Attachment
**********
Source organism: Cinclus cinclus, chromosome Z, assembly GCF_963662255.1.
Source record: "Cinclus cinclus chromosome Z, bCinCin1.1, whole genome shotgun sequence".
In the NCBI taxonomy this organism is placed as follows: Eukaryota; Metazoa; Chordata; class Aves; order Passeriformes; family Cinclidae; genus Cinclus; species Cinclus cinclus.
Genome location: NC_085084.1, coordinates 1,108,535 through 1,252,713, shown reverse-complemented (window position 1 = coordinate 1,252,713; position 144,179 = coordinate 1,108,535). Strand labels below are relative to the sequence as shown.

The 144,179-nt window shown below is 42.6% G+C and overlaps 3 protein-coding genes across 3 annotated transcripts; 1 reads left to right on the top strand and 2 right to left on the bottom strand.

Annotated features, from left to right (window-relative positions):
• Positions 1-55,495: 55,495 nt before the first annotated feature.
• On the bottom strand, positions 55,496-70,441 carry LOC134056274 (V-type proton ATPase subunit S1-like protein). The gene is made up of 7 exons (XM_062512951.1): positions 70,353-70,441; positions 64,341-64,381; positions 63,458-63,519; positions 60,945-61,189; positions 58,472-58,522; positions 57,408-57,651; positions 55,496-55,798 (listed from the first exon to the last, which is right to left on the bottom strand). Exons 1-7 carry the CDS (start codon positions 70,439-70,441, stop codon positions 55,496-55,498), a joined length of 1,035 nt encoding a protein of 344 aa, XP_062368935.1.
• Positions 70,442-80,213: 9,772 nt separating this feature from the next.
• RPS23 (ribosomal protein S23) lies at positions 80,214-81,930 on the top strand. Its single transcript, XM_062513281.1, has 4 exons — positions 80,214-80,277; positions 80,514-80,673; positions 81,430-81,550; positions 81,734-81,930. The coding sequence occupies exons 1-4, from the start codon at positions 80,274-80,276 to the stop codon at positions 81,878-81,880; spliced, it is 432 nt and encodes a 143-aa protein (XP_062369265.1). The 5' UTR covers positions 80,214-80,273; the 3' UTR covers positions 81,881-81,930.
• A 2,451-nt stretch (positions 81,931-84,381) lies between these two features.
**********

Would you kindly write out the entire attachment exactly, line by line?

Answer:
Source organism: Cinclus cinclus, chromosome Z, assembly GCF_963662255.1.
Source record: "Cinclus cinclus chromosome Z, bCinCin1.1, whole genome shotgun sequence".
In the NCBI taxonomy this organism is placed as follows: Eukaryota; Metazoa; Chordata; class Aves; order Passeriformes; family Cinclidae; genus Cinclus; species Cinclus cinclus.
Genome location: NC_085084.1, coordinates 1,108,535 through 1,252,713, shown reverse-complemented (window position 1 = coordinate 1,252,713; position 144,179 = coordinate 1,108,535). Strand labels below are relative to the sequence as shown.

The 144,179-nt window shown below is 42.6% G+C and overlaps 3 protein-coding genes across 3 annotated transcripts; 1 reads left to right on the top strand and 2 right to left on the bottom strand.

Annotated features, from left to right (window-relative positions):
• Positions 1-55,495: 55,495 nt before the first annotated feature.
• On the bottom strand, positions 55,496-70,441 carry LOC134056274 (V-type proton ATPase subunit S1-like protein). The gene is made up of 7 exons (XM_062512951.1): positions 70,353-70,441; positions 64,341-64,381; positions 63,458-63,519; positions 60,945-61,189; positions 58,472-58,522; positions 57,408-57,651; positions 55,496-55,798 (listed from the first exon to the last, which is right to left on the bottom strand). Exons 1-7 carry the CDS (start codon positions 70,439-70,441, stop codon positions 55,496-55,498), a joined length of 1,035 nt encoding a protein of 344 aa, XP_062368935.1.
• Positions 70,442-80,213: 9,772 nt separating this feature from the next.
• RPS23 (ribosomal protein S23) lies at positions 80,214-81,930 on the top strand. Its single transcript, XM_062513281.1, has 4 exons — positions 80,214-80,277; positions 80,514-80,673; positions 81,430-81,550; positions 81,734-81,930. The coding sequence occupies exons 1-4, from the start codon at positions 80,274-80,276 to the stop codon at positions 81,878-81,880; spliced, it is 432 nt and encodes a 143-aa protein (XP_062369265.1). The 5' UTR covers positions 80,214-80,273; the 3' UTR covers positions 81,881-81,930.
• A 2,451-nt stretch (positions 81,931-84,381) lies between these two features.